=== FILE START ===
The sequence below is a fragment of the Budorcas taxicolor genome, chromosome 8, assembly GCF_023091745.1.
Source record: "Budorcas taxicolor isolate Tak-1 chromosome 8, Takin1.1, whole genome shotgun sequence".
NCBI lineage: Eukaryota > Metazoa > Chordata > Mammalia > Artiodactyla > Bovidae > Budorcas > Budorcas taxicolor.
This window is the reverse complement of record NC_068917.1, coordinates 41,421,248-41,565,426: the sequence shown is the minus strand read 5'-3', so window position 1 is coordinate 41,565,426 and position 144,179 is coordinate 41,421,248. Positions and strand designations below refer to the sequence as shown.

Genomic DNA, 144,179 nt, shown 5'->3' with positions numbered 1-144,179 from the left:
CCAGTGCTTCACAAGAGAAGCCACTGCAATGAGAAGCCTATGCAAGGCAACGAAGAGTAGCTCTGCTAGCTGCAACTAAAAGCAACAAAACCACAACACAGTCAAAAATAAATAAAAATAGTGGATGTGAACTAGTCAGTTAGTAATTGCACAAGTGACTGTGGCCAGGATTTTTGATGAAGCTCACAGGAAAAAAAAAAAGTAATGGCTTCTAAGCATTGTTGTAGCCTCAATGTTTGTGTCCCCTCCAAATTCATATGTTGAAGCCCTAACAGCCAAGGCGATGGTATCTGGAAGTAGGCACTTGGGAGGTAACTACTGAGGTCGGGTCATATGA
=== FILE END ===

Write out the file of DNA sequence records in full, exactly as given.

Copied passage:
The sequence below is a fragment of the Budorcas taxicolor genome, chromosome 8, assembly GCF_023091745.1.
Source record: "Budorcas taxicolor isolate Tak-1 chromosome 8, Takin1.1, whole genome shotgun sequence".
NCBI lineage: Eukaryota > Metazoa > Chordata > Mammalia > Artiodactyla > Bovidae > Budorcas > Budorcas taxicolor.
This window is the reverse complement of record NC_068917.1, coordinates 41,421,248-41,565,426: the sequence shown is the minus strand read 5'-3', so window position 1 is coordinate 41,565,426 and position 144,179 is coordinate 41,421,248. Positions and strand designations below refer to the sequence as shown.

Genomic DNA, 144,179 nt, shown 5'->3' with positions numbered 1-144,179 from the left:
CCAGTGCTTCACAAGAGAAGCCACTGCAATGAGAAGCCTATGCAAGGCAACGAAGAGTAGCTCTGCTAGCTGCAACTAAAAGCAACAAAACCACAACACAGTCAAAAATAAATAAAAATAGTGGATGTGAACTAGTCAGTTAGTAATTGCACAAGTGACTGTGGCCAGGATTTTTGATGAAGCTCACAGGAAAAAAAAAAAGTAATGGCTTCTAAGCATTGTTGTAGCCTCAATGTTTGTGTCCCCTCCAAATTCATATGTTGAAGCCCTAACAGCCAAGGCGATGGTATCTGGAAGTAGGCACTTGGGAGGTAACTACTGAGGTCGGGTCATATGA